Teaching Comparative Government and Politics

Thursday, April 02, 2015

Candidate debates in the UK

Even if there's only one, the British have held another debate among party leaders before the upcoming election.

TV election debate gets under way
Seven party leaders have made their opening statements in the first TV leader debate of the election.

It is the only time David Cameron and Ed Miliband will face each other before 7 May's polling day…
Introducing the debaters
The ITV-hosted event could be a defining moment in the campaign, with Labour and the Conservatives still deadlocked in the polls.

Green Party leader Natalie Bennett got the debate under way with an anti-austerity message, saying there was an "alternative" to making the poor and disadvantaged pay for the mistakes of bankers.

UKIP leader Nigel Farage said the other six parties were all the same because they supported EU membership, adding he wanted to "take back control of our borders".

Lib Dem leader Nick Clegg said no one would win the election and voters should think about who they want to see in coalition, saying his party offered "grit" in government.

SNP leader Nicola Sturgeon had a message of "friendship" for the rest of the UK, saying the SNP will work with other "parties of like mind" to end the "bedroom tax" and protect the NHS.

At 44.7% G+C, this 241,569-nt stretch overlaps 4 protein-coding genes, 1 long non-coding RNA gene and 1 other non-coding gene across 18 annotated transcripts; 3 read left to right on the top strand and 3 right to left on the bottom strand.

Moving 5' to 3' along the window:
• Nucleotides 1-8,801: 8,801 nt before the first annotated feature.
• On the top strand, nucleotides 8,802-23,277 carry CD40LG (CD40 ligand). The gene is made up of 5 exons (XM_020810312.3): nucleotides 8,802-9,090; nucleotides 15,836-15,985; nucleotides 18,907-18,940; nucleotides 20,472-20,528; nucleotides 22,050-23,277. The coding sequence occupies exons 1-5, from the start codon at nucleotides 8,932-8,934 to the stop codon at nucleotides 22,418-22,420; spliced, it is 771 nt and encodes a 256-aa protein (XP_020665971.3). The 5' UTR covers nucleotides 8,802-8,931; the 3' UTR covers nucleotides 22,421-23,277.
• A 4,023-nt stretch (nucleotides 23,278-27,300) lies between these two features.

Labour leader Ed Miliband said his party had a better plan for the country and vowed to ban exploitative "zero hours" contracts and "save" the NHS.

Conservative leader David Cameron said the Conservatives' economic plan is working, adding: "Let's not go back to square one, Britain can do so much better than that."

Plaid Cymru's Leanne Woods had an anti-austerity message and said her party can "win for Wales" in a hung Parliament.

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At 9:01 AM, Blogger Ken Wedding said...

Lively, seven-way debate leaves Britain still searching for a clear winner

They stood seven across on the stage, the men and women who want to lead Britain, their very number a reminder of how much this country has changed in just the past five years…

The seven-way debate format was always going to favour the challengers, since they were being given a spot on a stage that five years ago was reserved for the Conservative, Labour and Liberal Democrat leaders. It also favoured the three female leaders – all heads of smaller parties – who in the view of snap polls did a far better job of winning over viewers, perhaps because they shouted less and spent more time actually trying to answer questions from the audience…

Nicola Sturgeon of the Scottish National Party pulled off a remarkable feat Thursday when she was widely acclaimed as the debate’s winner – winning over many viewers who can’t vote for her party – by coolly taking shots at the record of Mr. Cameron and Mr. Clegg, chipping away at Mr. Miliband’s credibility and deflating Mr. Farage’s bombast…

A snap poll by YouGov found that 28 per cent of viewers felt Ms. Sturgeon had won the seven-way argument, well ahead of second-place Mr. Farage…

The seven-way format – the only debate Mr. Cameron’s team would agree to – was always unlikely to produce a clear winner, and the Conservatives have rejected Labour demands for a one-on-one debate between Mr. Cameron and Mr. Miliband. Thursday’s muddled result may be exactly what the Conservatives had been hoping for.


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